Let the Mandaeans Come In
A little known ancient religion in Iraq is in danger of being totally exterminated: Mandaeanism
February 1, 2007
Fred Foldvary, Ph.D.
Economist

The war in Iraq has let loose extreme supremacists who seek to murder anyone not of their faith. Iraq is being torn apart by religious wars in which the supremacists are killing not only those of a different sect of Islam but also Christians and other religious minorities. A little known ancient religion in Iraq is in danger of being totally exterminated: Mandaeanism.

Mandaeans date back to New Testament times as a branch of the Gnostic movement related to early Christianity. The Mandaeans regard John the Baptist as their great teacher. According to the article, Who Are the Mandaens? by Julie Abadirad, they lived “in the lands of the lower Euphrates, the lower Tigris , the rivers that surround the Shatt-al-Arab, and in the adjacent Iranian Province of Khuzistan (once called Arabistan).” Portuguese monks called them Christians of Saint John because of their baptismal rites, although the Mandaeans are not Christians.

Mandaeans, also called “Sabean Mandaeans,” believe in one God, whom they call Haii Rabi , meaning “the great life” or the “Great Living God.” They hold that Adam, the first Mandaean, received the religion directly from God. Sunday is their holy day. They believe that baptism (Masbuta), the key ritual in the Mandaean faith, cleans people of their sins and saves their souls from the effects of evil. Their language, Mandaic, is related to ancient Aramaic. According to Fredrick Aprim, the Mandaeans are the “true descendants” of the ancient Babylonains and Chaldeans. After Islam became established, Mandaeans had a dhimmi status like the Christians and Jews.

Before the U.S. invasion of 2003, there were 60 thousand Mandaeans in Iraq and some in Iran. Since then, like the Christians, the Mandaeans have been targeted by both Sunni and Shia Muslim supremacists. Their property has been stolen and destroyed, their women raped, and the people murdered. Now there are only a few thousand Mandaeans left in Iraq, and they are not welcomed in Iran either. Thousands of Mandaeans have fled to the Kurdish area in northern Iraq and to Jordan, Syria, and other countries, but the long-run survival of the religion is precarious, as the Mandaeans are thinly scattered all over the world.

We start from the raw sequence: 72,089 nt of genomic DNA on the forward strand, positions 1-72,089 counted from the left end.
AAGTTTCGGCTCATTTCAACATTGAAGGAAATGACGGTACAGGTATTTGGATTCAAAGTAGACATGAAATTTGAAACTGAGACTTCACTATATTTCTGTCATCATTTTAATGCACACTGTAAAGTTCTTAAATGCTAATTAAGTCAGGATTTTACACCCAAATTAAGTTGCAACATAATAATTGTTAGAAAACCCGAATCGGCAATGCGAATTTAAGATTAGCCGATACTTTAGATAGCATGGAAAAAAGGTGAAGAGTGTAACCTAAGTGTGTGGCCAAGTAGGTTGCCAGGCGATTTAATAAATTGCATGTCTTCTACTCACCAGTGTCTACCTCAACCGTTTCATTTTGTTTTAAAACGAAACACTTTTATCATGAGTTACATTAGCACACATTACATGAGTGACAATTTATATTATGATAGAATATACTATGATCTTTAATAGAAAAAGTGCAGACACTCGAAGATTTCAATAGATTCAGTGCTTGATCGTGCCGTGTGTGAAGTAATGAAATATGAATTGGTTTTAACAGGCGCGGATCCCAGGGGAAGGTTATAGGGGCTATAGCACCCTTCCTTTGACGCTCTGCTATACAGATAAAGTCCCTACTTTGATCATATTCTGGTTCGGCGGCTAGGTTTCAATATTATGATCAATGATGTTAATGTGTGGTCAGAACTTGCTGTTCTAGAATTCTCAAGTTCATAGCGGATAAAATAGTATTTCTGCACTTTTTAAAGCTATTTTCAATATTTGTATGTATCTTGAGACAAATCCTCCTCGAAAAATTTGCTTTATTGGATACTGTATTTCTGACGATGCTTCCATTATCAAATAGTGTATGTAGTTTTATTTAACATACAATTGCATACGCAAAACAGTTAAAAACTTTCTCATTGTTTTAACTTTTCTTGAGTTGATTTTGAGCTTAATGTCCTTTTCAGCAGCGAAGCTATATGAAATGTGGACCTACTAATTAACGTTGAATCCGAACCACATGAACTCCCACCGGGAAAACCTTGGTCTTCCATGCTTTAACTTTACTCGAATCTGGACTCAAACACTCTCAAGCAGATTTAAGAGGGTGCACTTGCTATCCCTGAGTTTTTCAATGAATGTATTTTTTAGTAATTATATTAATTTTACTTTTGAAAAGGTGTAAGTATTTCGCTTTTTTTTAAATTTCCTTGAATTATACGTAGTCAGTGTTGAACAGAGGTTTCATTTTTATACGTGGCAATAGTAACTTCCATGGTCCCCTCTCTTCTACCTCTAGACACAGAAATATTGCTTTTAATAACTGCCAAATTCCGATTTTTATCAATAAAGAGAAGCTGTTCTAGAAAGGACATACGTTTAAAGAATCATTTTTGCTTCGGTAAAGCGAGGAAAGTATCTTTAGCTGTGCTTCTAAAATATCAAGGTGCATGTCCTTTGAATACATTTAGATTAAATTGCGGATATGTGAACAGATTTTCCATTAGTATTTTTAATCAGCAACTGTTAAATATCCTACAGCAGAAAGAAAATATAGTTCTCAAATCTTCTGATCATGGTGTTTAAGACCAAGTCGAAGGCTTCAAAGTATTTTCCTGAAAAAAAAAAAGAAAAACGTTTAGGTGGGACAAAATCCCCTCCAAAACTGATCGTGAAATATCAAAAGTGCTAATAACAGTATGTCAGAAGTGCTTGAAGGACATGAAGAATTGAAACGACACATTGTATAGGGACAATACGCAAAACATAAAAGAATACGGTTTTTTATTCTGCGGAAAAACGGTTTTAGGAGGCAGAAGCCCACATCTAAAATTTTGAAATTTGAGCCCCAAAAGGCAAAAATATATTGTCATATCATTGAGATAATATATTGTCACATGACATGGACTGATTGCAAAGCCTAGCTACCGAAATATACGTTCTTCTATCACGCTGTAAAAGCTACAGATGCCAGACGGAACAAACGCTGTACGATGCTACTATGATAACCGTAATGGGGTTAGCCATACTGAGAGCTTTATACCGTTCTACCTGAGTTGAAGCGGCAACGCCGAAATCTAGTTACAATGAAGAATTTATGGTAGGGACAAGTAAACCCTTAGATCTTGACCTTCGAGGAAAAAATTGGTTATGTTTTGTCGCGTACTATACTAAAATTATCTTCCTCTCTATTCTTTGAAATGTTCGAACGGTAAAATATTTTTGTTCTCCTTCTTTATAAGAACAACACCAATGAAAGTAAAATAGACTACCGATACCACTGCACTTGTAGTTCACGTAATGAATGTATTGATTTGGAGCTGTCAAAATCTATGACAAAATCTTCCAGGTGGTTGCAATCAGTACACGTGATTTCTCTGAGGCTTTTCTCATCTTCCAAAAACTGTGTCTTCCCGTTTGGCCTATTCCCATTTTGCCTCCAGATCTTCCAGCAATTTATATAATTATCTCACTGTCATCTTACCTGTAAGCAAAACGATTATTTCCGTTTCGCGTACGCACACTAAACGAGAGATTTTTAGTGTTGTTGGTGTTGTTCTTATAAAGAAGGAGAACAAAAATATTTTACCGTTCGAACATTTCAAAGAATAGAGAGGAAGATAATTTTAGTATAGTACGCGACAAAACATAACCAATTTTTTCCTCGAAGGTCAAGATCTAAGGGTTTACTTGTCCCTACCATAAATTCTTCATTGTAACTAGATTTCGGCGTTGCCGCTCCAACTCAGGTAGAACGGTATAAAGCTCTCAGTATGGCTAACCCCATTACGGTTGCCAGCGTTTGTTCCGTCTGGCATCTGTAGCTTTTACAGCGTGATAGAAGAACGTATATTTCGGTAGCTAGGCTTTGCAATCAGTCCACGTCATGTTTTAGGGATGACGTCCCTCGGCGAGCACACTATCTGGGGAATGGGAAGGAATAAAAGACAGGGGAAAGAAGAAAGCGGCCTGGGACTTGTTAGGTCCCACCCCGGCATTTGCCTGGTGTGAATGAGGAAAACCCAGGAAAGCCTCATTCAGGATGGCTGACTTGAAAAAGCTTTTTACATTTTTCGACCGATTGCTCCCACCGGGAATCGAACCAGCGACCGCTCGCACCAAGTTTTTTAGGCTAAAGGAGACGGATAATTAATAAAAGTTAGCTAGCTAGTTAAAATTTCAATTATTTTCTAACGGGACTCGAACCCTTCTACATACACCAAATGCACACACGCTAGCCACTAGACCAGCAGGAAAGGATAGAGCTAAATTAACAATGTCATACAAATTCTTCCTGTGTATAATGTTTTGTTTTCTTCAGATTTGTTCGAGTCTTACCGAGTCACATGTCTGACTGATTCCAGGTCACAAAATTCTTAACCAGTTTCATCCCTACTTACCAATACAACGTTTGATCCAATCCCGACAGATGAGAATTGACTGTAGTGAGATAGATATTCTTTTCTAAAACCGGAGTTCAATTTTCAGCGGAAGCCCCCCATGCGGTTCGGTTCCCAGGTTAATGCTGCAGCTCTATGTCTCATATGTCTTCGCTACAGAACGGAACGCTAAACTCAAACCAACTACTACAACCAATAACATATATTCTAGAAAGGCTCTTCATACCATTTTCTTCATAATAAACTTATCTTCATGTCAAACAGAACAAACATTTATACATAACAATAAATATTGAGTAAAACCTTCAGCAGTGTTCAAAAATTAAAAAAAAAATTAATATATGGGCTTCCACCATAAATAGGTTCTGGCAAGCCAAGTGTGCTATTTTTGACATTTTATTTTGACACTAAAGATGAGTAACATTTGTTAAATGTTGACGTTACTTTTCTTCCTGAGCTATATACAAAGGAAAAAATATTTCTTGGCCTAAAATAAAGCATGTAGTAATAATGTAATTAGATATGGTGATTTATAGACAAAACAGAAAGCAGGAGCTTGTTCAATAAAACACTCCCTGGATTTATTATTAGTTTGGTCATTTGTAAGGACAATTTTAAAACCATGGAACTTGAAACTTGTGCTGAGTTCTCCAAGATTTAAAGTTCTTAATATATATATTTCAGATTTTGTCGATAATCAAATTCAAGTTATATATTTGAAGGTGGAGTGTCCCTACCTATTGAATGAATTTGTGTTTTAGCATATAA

There are 1500 Mandaeans living in the USA, organized in the Mandaean Society of America. The Mandaean Canadian Community Association is also active. Now that the US government has agreed to let up to twenty thousand Iraqis immigrate, the highest priority should be to get threatened religious minorities such as Christians, Jews, and Mandaeans out of Iraq. It would be a global cultural tragedy to let this remnant of ancient Middle Eastern culture become extinct. Let the Mandaeans come in.

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Fred Foldvary, Ph.D.
Economist

FRED E. FOLDVARY, Ph.D., is an economist and has been writing weekly editorials for Progress.org since 1997. Foldvary's commentaries are well respected for their currency, sound logic, wit, and consistent devotion to human freedom. He received his B.A. in economics from the University of California at Berkeley, and his M.A. and Ph.D. in economics from George Mason University. He has taught economics at Virginia Tech, John F. Kennedy University, Santa Clara University, and currently teaches at San Jose State University.

Foldvary is the author of The Soul of LibertyPublic Goods and Private Communities, and Dictionary of Free Market Economics. He edited and contributed to Beyond Neoclassical Economics and, with Dan Klein, The Half-Life of Policy Rationales. Foldvary's areas of research include public finance, governance, ethical philosophy, and land economics.

Foldvary is notably known for going on record in the American Journal of Economics and Sociology in 1997 to predict the exact timing of the 2008 economic depression—eleven years before the event occurred. He was able to do so due to his extensive knowledge of the real-estate cycle.